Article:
Wednesday, February 3, 2010


“Form is temporary, class is permanent.”
(Old school football saying)

Behold! It’s a visitation of the ancient pre-medieval times; the ageless fortified tombs have sprung open… the mummies have awoken from their age long slumber and are roaming freely across Africa’s great lands. From the Sahel, to the Sahara down to the Namib, the great trek of this prehistoric caravan can only be halted at the Cape…

History can never be rewritten, it only repeats itself. The Pharaoh dynasty is here with us! The buildup and movement that led up to that 85th minute gem of a goal by Gedo had me up on my feet applauding. Without a doubt my candid position on this has seen my popular ratings plummeting, but surely did anyone in his rightful mind imagine that the great ‘Pharaohs’ of Egypt would fall to the hugely depleted ‘Black Stars’? You wish!

This was vintage Egypt at the prime of its powers; the passing was fluid, player awareness top notch and the ruthless finishing blows were always delivered with clinical and methodical precision. Now that’s football at its very best. Can’t lie about this, when I saw the Egyptians clip the wings of the flightless ‘Super-Egos’ broders (sic) from Oga-land in their first match I knew it would take almost an impossibility to stop the flow of the great Nile. And this I secretly confided to one Redondo (a co-founder). For this am seriously considering becoming a professional bookmaker – if only to emancipate myself from the measly career of freelance writing.

All was and done (and a lot had been said by the naysayers), and thankfully so, it was a total blackout for the Black Stars who were reduced to a dim distant flicker by the all conquering Pharaohs. It’s verbose to state here that the quality of Hassan Shehata’s team was way above the rest of the competition. Like most neutral pundits, I happen to be a proponent of beautiful football, and it was only fair that the best overall team won the tournament.

However in all honesty, I must admit I loved Egypt’s temerity in delivering a real slap on the face of all the World Cup bound African teams. Am no moral high priest but I detest the manner in which all our perverted prejudices and bias predictably swing in favour of our ‘Black’ skinned brothers whenever they come against North African teams. The last time I checked, Africa was still one solid mass of a continent. Am told a more politically correct term for this is ‘racial profiling’. What meaningless and inane jargon!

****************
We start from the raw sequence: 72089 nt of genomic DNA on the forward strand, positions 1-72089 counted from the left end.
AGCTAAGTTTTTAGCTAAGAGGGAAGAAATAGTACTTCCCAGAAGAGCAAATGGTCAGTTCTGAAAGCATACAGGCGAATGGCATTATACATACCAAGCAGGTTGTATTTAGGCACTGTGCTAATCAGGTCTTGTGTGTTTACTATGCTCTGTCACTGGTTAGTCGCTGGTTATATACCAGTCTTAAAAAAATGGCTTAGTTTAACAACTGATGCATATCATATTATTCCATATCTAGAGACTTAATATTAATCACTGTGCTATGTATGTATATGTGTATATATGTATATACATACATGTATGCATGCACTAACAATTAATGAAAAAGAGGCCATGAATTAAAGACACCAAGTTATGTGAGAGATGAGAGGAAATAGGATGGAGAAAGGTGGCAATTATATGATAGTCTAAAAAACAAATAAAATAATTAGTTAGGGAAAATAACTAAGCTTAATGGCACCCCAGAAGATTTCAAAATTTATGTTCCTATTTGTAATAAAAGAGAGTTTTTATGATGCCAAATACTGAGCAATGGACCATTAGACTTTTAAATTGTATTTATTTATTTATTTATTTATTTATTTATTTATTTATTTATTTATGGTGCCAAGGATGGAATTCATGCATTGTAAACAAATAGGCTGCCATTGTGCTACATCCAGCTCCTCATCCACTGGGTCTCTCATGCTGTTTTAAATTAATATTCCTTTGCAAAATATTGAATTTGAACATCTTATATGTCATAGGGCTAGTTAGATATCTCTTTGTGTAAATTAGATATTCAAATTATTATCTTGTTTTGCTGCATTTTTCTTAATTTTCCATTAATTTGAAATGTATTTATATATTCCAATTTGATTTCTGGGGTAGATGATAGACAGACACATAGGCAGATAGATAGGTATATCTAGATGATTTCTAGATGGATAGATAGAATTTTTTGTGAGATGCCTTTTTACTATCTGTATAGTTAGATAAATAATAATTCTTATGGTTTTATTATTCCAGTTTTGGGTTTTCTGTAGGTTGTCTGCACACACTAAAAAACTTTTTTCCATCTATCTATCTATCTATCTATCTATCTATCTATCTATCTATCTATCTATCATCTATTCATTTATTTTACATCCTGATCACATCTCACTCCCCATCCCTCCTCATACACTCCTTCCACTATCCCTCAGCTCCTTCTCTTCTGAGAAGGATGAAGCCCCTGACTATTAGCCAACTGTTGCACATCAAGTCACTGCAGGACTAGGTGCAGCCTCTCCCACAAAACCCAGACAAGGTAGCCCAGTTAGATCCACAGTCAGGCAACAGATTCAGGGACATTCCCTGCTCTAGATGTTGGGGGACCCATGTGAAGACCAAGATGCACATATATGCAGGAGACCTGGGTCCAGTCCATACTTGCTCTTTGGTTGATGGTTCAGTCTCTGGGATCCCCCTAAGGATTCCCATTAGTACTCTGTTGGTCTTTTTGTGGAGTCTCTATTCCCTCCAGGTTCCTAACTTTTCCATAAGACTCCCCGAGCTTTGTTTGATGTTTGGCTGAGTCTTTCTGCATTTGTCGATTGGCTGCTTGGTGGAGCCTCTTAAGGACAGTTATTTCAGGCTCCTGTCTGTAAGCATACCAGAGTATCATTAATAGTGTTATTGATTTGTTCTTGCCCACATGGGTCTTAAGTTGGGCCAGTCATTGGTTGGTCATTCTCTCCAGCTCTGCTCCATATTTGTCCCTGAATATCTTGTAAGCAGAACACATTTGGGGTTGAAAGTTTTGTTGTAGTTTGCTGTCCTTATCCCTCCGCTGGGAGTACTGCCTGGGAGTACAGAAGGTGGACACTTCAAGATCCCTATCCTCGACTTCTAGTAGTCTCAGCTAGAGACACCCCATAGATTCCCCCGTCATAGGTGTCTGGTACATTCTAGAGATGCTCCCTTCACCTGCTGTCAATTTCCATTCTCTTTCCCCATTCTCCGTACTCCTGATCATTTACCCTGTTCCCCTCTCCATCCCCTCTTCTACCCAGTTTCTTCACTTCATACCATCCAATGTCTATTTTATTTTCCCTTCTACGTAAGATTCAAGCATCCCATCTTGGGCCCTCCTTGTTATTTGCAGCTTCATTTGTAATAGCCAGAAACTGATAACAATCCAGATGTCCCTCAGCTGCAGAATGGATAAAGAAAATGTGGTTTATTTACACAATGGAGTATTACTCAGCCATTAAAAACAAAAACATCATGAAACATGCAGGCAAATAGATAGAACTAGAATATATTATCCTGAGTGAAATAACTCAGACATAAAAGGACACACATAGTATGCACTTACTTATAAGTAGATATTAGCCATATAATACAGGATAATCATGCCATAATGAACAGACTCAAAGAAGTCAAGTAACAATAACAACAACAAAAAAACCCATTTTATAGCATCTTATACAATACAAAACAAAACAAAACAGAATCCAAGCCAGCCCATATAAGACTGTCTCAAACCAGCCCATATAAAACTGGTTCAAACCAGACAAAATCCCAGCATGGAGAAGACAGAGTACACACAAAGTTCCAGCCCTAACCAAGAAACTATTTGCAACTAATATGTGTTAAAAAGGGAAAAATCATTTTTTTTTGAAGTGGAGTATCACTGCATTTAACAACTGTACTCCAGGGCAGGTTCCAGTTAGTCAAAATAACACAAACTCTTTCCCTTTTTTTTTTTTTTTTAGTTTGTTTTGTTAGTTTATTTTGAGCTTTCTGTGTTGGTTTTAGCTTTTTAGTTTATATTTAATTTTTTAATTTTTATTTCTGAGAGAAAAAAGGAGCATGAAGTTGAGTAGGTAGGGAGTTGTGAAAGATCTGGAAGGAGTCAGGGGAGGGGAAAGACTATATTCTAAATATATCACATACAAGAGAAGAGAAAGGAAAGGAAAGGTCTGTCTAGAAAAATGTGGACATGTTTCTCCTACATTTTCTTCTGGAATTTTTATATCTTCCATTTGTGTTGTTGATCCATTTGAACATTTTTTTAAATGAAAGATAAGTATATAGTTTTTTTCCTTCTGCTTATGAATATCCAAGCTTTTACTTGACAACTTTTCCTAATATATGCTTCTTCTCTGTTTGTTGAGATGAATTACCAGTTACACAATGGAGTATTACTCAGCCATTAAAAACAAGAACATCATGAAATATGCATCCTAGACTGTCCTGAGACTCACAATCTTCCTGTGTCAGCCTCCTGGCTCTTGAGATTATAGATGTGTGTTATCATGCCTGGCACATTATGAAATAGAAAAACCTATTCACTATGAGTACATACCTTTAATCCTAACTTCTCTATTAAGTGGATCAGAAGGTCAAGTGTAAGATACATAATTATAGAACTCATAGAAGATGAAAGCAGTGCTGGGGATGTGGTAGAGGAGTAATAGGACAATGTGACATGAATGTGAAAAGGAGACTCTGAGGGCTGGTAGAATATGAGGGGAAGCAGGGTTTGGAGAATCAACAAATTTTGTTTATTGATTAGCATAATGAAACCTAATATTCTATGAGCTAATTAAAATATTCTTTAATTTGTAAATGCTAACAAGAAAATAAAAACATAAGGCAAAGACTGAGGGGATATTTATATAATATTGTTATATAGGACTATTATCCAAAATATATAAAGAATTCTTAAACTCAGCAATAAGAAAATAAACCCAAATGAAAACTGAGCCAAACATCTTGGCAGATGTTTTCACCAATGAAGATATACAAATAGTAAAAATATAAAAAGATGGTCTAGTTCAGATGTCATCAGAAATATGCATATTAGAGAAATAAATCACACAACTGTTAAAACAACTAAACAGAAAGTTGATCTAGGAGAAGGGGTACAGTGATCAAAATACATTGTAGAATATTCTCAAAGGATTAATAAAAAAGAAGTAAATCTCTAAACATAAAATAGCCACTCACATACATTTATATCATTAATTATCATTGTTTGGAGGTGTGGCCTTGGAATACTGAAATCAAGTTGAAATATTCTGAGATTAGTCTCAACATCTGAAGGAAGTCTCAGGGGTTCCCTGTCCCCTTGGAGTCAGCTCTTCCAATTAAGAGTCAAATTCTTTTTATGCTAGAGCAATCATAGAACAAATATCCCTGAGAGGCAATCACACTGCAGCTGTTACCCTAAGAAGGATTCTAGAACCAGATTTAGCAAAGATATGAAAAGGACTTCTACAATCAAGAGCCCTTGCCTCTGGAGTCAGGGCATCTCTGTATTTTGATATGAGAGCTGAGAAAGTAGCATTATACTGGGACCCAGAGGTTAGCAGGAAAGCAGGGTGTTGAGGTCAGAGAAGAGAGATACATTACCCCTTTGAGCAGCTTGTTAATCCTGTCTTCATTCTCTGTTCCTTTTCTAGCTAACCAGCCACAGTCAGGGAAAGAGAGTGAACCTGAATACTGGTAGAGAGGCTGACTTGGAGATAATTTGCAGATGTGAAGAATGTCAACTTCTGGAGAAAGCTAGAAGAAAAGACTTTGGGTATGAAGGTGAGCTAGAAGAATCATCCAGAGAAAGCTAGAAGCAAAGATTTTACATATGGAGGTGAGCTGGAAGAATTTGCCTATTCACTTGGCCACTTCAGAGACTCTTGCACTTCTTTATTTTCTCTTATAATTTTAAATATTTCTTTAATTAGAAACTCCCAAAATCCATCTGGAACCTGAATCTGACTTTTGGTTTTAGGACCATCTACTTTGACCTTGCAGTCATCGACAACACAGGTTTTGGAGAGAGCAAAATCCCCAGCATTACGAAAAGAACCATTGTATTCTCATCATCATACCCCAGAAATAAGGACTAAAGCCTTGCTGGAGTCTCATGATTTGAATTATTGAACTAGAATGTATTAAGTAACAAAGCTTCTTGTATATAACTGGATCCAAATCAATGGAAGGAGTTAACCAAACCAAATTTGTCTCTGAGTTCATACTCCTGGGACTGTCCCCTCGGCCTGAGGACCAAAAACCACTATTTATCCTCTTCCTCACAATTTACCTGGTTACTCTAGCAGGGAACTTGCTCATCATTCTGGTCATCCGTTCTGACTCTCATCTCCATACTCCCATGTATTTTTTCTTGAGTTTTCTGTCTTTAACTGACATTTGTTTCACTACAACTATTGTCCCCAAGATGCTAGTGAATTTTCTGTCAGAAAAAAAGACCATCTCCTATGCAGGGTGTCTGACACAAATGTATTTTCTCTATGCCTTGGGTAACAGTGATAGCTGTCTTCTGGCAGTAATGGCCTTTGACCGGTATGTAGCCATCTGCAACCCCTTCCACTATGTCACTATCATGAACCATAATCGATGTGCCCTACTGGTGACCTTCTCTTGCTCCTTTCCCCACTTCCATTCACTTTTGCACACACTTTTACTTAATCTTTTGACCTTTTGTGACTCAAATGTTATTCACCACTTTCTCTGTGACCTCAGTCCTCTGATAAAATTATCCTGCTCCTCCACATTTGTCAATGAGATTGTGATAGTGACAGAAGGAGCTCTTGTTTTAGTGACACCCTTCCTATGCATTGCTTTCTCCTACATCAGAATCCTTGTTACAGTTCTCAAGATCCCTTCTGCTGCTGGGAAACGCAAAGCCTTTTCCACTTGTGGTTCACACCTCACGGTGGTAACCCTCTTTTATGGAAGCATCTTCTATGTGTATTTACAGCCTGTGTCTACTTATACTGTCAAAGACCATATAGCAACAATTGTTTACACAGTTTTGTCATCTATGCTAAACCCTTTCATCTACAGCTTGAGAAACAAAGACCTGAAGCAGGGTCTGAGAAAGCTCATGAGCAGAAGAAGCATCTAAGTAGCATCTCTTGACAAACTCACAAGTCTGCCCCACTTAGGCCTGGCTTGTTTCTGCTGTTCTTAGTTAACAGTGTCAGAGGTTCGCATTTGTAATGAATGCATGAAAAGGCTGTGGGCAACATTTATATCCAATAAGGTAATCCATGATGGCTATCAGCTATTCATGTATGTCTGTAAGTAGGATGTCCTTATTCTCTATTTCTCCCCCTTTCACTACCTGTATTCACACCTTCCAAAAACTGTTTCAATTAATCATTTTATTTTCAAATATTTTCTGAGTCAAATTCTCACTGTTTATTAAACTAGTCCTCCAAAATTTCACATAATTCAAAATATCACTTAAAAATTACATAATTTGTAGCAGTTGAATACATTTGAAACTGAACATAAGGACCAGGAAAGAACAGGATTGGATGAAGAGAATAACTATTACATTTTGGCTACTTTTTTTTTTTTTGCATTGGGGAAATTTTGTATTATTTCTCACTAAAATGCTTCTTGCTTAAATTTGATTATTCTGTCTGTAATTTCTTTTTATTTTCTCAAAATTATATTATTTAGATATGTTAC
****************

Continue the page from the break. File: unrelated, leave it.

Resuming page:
Nonetheless, an otherwise successful tournament was only blotted on three accounts; the tragic attack on the Togolese team bus by a rebel group calling its self FLEC (or something), CAF’s ill advised move to consequently ban Togo from the next two editions of the tournament and of course the glaring refereeing howlers that saw a genuine ‘goal’ disallowed and a dubious one allowed at very crucial stages of the tournament. One Ahmed Hassan, Egypt’s captain and most capped player (an incredible 172 appearances for the Pharaohs) even attempted a Thierry Henry in the final match with FIFA President Sepp Blatter in attendance.

This brings me to something else altogether. When it emerged earlier in the week that MacDonald Mariga’s presumed move Man City had fallen through I read a very idiotic remark on the papers by one Raphael Wanjala in connection to the whole saga. Verbatim: “…. as leaders from Western province we are saddened by the behavior of UK… we are asking them to rescind the decision, failure to which our Ministry of Immigration should deny Britons work permits…” So now Mariga’s raising fortunes is the sole preserve of Western Kenyan leaders, huh? How cheap?

And this from some disillusioned run-of-the-mill former MP who only a few months ago was languishing in police cell in far away India after eloping with another man’s wife. Has this fellow ever been spotted anywhere close to the precincts of our national stadia before? But of course, now we know that the mercurial Mariga hails from Mheshimiwa Wanjala’s flood proned Budalangi constituency… just my wild guess.

But it all this gives a sense of déjà vu. Remember the chants of “Oliech… Odanga… Obama!!” that rung out around Nyayo Stadium one glorious Saturday afternoon some time last year when the Auxerre hit man orchestrated a sweet 2-0 victory over the Banjani-led Zims? It’s so Kenyan-like to associate ourselves with one of our own. A fallacy duly propagated by Alfred Mutua’s Twajivunia kuwa Wakenya spirit au sio?

Finally, a bone pick with the he overpriced and enslaving English Premier League. Incidentally while Egypt was slugging it out with Ghana, ‘another’ big fixture inevitably stole the thunder from the great spectacle at Luanda’s magnificent 11th November Stadium. Yes, you guessed right. Two of the so called ‘usual suspects’ (of what crime?) successfully managed to divert the local armchair fan base’s attention.

At a house party somewhere in Nairobi last Saturday I was astounded when this topic was broached within the small circle of men in attendance. When an unofficial poll was done as to which match between Egypt vs Ghana and Man U vs Arsenal was worth watching, an overwhelming 5 out of 6 voted in favour of Man U-Arsenal (of course the only exception being yours truly De’ Stefano). My rationale? Ukoloni mambo leo! Period. (Oh, and am actually considering penning my future articles here in our very own Kiswahili language)

Postscript: Just for the records, I stuck through the attire 90+ minutes of the game in Luanda. Folks, welcome back to shabik!

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